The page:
For much of my working life I have argued, in and out of print, that we need to bring about a revolution in the aims and methods of science – and of academic inquiry more generally. Instead of giving priority to the search for knowledge, universities need to devote themselves to seeking and promoting wisdom by rational means, wisdom being the capacity to realize what is of value in life, for oneself and others, wisdom thus including knowledge, understanding and technological know-how, but much else besides. A basic task ought to be to help humanity learn how to create a better world: see Nicholas Maxwell.
Acquiring scientific knowledge dissociated from a more basic concern for wisdom, as we do at present, is dangerously and damagingly irrational.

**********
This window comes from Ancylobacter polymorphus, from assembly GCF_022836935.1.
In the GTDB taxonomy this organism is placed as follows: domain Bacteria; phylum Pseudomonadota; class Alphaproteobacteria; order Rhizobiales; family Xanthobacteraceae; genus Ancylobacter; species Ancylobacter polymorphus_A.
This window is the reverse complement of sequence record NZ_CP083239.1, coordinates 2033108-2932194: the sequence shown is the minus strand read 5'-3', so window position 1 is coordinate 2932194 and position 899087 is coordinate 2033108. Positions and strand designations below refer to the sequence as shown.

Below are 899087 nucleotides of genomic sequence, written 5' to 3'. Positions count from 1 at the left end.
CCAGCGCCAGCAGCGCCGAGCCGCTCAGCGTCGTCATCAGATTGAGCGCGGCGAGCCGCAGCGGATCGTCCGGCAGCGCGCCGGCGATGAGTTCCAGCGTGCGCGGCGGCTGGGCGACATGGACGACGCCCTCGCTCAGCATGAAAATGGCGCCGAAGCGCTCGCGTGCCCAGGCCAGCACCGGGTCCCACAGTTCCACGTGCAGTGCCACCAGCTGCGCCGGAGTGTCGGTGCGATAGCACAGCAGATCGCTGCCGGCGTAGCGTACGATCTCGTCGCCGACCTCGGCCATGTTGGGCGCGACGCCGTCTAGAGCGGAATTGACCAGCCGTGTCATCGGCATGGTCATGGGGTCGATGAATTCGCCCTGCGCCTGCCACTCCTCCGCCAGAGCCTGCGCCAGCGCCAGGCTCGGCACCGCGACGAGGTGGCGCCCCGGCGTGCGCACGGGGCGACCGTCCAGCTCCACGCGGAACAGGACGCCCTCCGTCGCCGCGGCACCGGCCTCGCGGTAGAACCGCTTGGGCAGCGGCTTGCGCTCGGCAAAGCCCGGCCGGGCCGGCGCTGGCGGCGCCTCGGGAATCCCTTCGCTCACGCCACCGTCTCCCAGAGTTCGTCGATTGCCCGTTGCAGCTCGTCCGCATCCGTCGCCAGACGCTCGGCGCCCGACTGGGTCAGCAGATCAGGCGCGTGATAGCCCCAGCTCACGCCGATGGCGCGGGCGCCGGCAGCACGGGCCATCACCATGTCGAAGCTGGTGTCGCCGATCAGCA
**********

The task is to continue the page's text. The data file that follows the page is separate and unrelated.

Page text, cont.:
Natural science has been extraordinarily successful in increasing knowledge. This has been of great benefit to humanity. But new knowledge and technological know-how increase our power to act which, without wisdom, may cause human suffering and death as well as human benefit. All our modern global problems have arisen in this way: global warming, the lethal character of modern war and terrorism, threats posed by modern armaments (conventional, chemical, biological and nuclear), vast inequalities of wealth and power round the globe, rapid increase in population, destruction of tropical rain forests and other natural habitats, rapid extinction of species, even the AIDS epidemic (AIDS being spread by modern travel). All these distinctively modern crises have been made possible by modern science dissociated from the rational pursuit of wisdom. If we are to avoid in this century the horrors of the last one – wars, death camps, dictatorships, poverty, environmental damage – we urgently need to learn how to acquire more wisdom, which in turn means that our institutions of learning become effectively, rationally, devoted to that end.